Brand Story - With its rail line, channel expansion plans and space to grow, the Port has its sights set on diversification.
To the general public, ports and ships go together like airports and airplanes. While that perception is not necessarily wrong, at the Oregon International Port of Coos Bay, maritime activity bookends a much longer transportation journey, one in which every leg of the supply chain matters.
“Our design was never to be the biggest port; it was to be the best port,” says John Burns, CEO, Port of Coos Bay. “We want to help our stakeholders move their goods as rapidly as possible with as little interference and infringement as possible.”
So, when the local community approached the port about acquiring the Coos Bay Rail Line roughly 10 years ago, it accepted, recognizing its responsibility to develop the region’s and state’s economies. Since then, the port has injected roughly $100 million into the rail line, including upgrades to its nine tunnels, major bridge improvements, continuous track work and growing the line from zero rail cars in 2010 to 7,000 railcars today.
Until that point, the lack of a rail line — whose closure was triggered by the timber industry’s decline — meant that all goods and materials moving through southwest Oregon were moving by truck. Access to freight rail service is critical for Oregon industry, providing a safe, reliable, and cost effective transportation option.
“The issue of land and water congestion is experienced all along the West Coast. Each railcar takes 3.5 trucks off the road and reduces greenhouse gas emissions by 75%,” says Margaret Barber, Director of External Affairs, Port of Coos Bay. “Congestion at large ports has caused ships to wait in line to berth, increasing costs and emitting greenhouse gases. The Port of Coos Bay offers rail and ocean transport without the congestion issues that create bottlenecks in our urban areas. At the Port of Coos Bay, we are efficient and reliable.”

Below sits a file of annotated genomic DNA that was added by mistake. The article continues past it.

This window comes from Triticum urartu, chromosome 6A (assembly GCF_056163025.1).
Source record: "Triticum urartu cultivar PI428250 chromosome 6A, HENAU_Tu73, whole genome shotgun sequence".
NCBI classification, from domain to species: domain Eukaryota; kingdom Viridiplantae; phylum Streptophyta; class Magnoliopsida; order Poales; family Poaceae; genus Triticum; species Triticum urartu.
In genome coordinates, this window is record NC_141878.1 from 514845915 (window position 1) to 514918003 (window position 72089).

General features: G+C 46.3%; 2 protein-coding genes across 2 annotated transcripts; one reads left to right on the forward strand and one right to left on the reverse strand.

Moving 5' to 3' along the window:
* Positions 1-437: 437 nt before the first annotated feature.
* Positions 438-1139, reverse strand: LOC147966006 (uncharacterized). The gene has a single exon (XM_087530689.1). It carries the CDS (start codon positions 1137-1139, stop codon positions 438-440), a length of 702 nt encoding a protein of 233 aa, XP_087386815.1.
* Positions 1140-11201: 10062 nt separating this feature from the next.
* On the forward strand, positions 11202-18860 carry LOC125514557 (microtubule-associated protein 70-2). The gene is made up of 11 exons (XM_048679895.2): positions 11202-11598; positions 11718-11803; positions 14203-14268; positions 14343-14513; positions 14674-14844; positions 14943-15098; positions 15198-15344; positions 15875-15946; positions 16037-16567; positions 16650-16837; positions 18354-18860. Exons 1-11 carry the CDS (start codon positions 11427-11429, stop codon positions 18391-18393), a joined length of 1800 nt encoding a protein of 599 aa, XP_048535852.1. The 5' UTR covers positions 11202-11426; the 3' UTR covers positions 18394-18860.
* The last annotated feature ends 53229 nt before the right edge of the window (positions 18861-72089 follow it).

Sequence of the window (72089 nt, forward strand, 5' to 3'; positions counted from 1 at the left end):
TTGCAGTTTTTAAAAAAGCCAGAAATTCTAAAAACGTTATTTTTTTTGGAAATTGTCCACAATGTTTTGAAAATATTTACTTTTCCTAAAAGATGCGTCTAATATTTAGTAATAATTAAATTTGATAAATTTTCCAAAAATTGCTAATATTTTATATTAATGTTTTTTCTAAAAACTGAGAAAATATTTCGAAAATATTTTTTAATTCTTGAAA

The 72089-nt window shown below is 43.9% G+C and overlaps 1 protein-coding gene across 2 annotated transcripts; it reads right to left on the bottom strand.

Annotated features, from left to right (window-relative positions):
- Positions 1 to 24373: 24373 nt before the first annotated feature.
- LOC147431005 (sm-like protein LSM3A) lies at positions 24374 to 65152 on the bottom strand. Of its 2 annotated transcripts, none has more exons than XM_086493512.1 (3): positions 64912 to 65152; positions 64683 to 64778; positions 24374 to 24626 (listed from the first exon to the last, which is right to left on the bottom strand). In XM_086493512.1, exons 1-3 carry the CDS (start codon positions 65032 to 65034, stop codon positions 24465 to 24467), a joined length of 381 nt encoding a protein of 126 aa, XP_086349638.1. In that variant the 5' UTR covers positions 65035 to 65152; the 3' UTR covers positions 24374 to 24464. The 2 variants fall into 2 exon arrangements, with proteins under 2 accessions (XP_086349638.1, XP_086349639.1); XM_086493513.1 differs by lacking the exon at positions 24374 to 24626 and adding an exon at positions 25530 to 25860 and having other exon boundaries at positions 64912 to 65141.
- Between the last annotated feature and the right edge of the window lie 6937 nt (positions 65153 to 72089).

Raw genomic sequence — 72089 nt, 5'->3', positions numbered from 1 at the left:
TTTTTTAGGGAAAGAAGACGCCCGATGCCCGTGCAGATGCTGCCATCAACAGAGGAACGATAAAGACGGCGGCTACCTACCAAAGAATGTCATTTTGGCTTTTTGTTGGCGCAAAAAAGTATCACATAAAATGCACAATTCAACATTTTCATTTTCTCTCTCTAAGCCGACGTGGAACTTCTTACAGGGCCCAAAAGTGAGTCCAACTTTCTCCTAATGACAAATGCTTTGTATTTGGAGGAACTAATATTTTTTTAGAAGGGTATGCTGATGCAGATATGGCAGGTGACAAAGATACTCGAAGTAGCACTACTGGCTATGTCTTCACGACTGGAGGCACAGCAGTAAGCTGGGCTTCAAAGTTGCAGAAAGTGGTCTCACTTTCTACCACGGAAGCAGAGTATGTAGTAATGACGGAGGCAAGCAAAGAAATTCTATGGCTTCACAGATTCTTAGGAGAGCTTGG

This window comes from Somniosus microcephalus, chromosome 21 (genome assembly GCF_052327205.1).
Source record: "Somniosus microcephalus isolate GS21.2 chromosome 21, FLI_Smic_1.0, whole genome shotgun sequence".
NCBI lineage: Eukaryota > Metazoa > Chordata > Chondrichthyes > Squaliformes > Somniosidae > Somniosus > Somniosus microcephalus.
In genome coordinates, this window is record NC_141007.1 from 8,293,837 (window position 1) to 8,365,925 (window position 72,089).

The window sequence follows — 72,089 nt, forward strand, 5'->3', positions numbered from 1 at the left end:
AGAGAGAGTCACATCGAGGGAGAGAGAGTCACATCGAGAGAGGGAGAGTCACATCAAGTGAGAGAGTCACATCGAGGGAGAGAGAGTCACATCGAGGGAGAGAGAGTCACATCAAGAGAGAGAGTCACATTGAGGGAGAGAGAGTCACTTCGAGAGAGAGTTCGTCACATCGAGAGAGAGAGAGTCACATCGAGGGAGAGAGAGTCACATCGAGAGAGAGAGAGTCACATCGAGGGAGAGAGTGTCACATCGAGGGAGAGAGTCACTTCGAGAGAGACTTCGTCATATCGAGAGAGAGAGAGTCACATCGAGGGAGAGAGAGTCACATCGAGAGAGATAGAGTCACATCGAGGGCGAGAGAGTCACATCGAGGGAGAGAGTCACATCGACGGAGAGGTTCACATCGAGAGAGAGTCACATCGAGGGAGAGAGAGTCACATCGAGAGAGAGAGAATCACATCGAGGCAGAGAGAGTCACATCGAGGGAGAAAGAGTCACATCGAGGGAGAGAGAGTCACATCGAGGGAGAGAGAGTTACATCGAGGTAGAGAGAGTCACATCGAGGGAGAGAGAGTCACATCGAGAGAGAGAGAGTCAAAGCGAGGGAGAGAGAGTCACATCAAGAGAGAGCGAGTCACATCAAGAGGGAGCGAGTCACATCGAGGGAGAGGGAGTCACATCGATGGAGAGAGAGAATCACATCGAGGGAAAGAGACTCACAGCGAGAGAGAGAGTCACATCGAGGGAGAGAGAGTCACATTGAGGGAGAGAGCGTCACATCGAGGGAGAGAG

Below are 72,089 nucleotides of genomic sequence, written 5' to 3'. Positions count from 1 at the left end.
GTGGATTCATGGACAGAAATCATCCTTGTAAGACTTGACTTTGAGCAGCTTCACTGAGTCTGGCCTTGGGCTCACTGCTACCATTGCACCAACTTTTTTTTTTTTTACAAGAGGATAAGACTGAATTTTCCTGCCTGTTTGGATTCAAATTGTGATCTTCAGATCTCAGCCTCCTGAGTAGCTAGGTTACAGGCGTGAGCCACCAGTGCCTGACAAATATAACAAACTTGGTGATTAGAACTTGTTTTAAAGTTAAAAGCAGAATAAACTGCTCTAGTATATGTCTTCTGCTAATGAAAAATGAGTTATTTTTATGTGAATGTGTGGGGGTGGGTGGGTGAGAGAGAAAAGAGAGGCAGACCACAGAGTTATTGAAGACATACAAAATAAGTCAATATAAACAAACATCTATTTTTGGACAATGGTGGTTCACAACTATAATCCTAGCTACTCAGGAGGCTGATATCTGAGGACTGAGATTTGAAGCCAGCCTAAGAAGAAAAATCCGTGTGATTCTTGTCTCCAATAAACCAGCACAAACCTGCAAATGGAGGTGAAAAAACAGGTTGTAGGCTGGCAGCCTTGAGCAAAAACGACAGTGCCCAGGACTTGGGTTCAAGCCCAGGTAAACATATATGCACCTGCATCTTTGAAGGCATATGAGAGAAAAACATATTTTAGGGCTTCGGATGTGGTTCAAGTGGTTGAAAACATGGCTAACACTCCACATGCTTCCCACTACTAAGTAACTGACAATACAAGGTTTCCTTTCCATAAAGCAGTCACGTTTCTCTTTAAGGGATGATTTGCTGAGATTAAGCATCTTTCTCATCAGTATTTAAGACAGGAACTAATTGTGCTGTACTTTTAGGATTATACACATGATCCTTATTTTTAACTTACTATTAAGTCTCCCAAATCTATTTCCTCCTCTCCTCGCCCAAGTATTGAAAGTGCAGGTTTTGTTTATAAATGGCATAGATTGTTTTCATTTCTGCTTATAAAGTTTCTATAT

The faster that goods move in and out of U.S. gateways, the more economical the process, resulting in increased jobs and opportunities.
Thanks to the harbor’s geography, ships can get from dock to open ocean in an hour. Without backed up shipping channels and long transit times, cargo reaches its end destination more quickly. Additionally, unlike nearby ports situated in dense urban areas, Coos Bay has space to grow to meet the regulatory and technology needs of tomorrow.
“We have been working diligently to diversify our harbor and what we do,” Burns notes. “That’s important for a state that’s continuously evolving, whether it’s apparel, athletic shoes, craft beer and wine, agriculture. We’re setting ourselves up to best serve our customers and Oregon.”
As part of that promise, the team is planning to deepen and widen its shipping channels to 45ft and 450ft, respectively.
Together with its rail line and pursuit of a new multi-use facility, that expansion gives a glimpse into how a one-product port is growing into a flexible, intermodal logistics hub — which encompasses its maritime operations, railroad and Charleston Marina Complex (ice plant, shipyard, 500 vessel slips, 100-space RV ramp, accommodations, etc.).
The Port of Coos Bay, a driving force behind Oregon’s economy and U.S. trade, will continue to pursue diversification as it collaborates with its array of customers to best serve their needs. But there’s a simpler message that Burns wants to get across, too: “Coos Bay also happens to be a really beautiful place. It’s where the forests meet.
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